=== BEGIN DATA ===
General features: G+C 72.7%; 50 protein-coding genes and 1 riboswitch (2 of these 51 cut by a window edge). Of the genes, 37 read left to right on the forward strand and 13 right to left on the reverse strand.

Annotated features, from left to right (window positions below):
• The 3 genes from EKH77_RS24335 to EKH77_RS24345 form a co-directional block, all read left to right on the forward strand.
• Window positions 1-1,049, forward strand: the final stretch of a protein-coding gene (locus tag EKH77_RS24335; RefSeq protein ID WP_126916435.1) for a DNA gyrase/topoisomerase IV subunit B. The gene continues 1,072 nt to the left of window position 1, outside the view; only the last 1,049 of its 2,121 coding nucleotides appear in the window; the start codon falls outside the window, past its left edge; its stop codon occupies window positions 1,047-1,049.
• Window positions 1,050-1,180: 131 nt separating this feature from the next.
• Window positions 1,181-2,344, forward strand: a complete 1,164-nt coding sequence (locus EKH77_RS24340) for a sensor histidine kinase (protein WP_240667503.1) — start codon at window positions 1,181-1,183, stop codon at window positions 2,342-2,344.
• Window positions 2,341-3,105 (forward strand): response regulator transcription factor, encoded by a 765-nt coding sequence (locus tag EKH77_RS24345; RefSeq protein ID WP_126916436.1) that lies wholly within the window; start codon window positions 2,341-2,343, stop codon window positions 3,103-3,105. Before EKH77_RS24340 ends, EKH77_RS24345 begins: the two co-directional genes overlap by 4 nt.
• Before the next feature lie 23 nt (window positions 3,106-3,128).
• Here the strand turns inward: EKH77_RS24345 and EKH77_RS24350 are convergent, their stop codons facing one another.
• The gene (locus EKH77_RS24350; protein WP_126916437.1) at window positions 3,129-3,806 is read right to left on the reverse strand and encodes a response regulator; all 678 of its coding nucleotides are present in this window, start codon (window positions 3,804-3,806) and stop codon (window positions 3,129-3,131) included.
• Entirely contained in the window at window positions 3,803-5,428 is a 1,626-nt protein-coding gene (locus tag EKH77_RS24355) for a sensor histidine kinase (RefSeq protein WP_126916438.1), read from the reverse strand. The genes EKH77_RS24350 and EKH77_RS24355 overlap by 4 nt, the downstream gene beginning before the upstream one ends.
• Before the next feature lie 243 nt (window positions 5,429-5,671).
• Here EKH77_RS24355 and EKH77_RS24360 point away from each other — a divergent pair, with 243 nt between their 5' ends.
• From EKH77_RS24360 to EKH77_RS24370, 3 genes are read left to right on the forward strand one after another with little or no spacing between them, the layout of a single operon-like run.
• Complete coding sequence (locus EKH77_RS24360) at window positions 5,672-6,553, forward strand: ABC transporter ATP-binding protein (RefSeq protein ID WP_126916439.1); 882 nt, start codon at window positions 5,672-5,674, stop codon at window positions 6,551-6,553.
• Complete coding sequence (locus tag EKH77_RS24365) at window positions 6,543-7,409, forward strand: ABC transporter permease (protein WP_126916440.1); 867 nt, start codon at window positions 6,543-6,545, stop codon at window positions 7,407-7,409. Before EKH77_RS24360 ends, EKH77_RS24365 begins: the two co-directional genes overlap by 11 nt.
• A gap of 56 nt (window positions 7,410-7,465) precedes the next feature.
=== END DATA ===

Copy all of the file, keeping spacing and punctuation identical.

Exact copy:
General features: G+C 72.7%; 50 protein-coding genes and 1 riboswitch (2 of these 51 cut by a window edge). Of the genes, 37 read left to right on the forward strand and 13 right to left on the reverse strand.

Annotated features, from left to right (window positions below):
• The 3 genes from EKH77_RS24335 to EKH77_RS24345 form a co-directional block, all read left to right on the forward strand.
• Window positions 1-1,049, forward strand: the final stretch of a protein-coding gene (locus tag EKH77_RS24335; RefSeq protein ID WP_126916435.1) for a DNA gyrase/topoisomerase IV subunit B. The gene continues 1,072 nt to the left of window position 1, outside the view; only the last 1,049 of its 2,121 coding nucleotides appear in the window; the start codon falls outside the window, past its left edge; its stop codon occupies window positions 1,047-1,049.
• Window positions 1,050-1,180: 131 nt separating this feature from the next.
• Window positions 1,181-2,344, forward strand: a complete 1,164-nt coding sequence (locus EKH77_RS24340) for a sensor histidine kinase (protein WP_240667503.1) — start codon at window positions 1,181-1,183, stop codon at window positions 2,342-2,344.
• Window positions 2,341-3,105 (forward strand): response regulator transcription factor, encoded by a 765-nt coding sequence (locus tag EKH77_RS24345; RefSeq protein ID WP_126916436.1) that lies wholly within the window; start codon window positions 2,341-2,343, stop codon window positions 3,103-3,105. Before EKH77_RS24340 ends, EKH77_RS24345 begins: the two co-directional genes overlap by 4 nt.
• Before the next feature lie 23 nt (window positions 3,106-3,128).
• Here the strand turns inward: EKH77_RS24345 and EKH77_RS24350 are convergent, their stop codons facing one another.
• The gene (locus EKH77_RS24350; protein WP_126916437.1) at window positions 3,129-3,806 is read right to left on the reverse strand and encodes a response regulator; all 678 of its coding nucleotides are present in this window, start codon (window positions 3,804-3,806) and stop codon (window positions 3,129-3,131) included.
• Entirely contained in the window at window positions 3,803-5,428 is a 1,626-nt protein-coding gene (locus tag EKH77_RS24355) for a sensor histidine kinase (RefSeq protein WP_126916438.1), read from the reverse strand. The genes EKH77_RS24350 and EKH77_RS24355 overlap by 4 nt, the downstream gene beginning before the upstream one ends.
• Before the next feature lie 243 nt (window positions 5,429-5,671).
• Here EKH77_RS24355 and EKH77_RS24360 point away from each other — a divergent pair, with 243 nt between their 5' ends.
• From EKH77_RS24360 to EKH77_RS24370, 3 genes are read left to right on the forward strand one after another with little or no spacing between them, the layout of a single operon-like run.
• Complete coding sequence (locus EKH77_RS24360) at window positions 5,672-6,553, forward strand: ABC transporter ATP-binding protein (RefSeq protein ID WP_126916439.1); 882 nt, start codon at window positions 5,672-5,674, stop codon at window positions 6,551-6,553.
• Complete coding sequence (locus tag EKH77_RS24365) at window positions 6,543-7,409, forward strand: ABC transporter permease (protein WP_126916440.1); 867 nt, start codon at window positions 6,543-6,545, stop codon at window positions 7,407-7,409. Before EKH77_RS24360 ends, EKH77_RS24365 begins: the two co-directional genes overlap by 11 nt.
• A gap of 56 nt (window positions 7,410-7,465) precedes the next feature.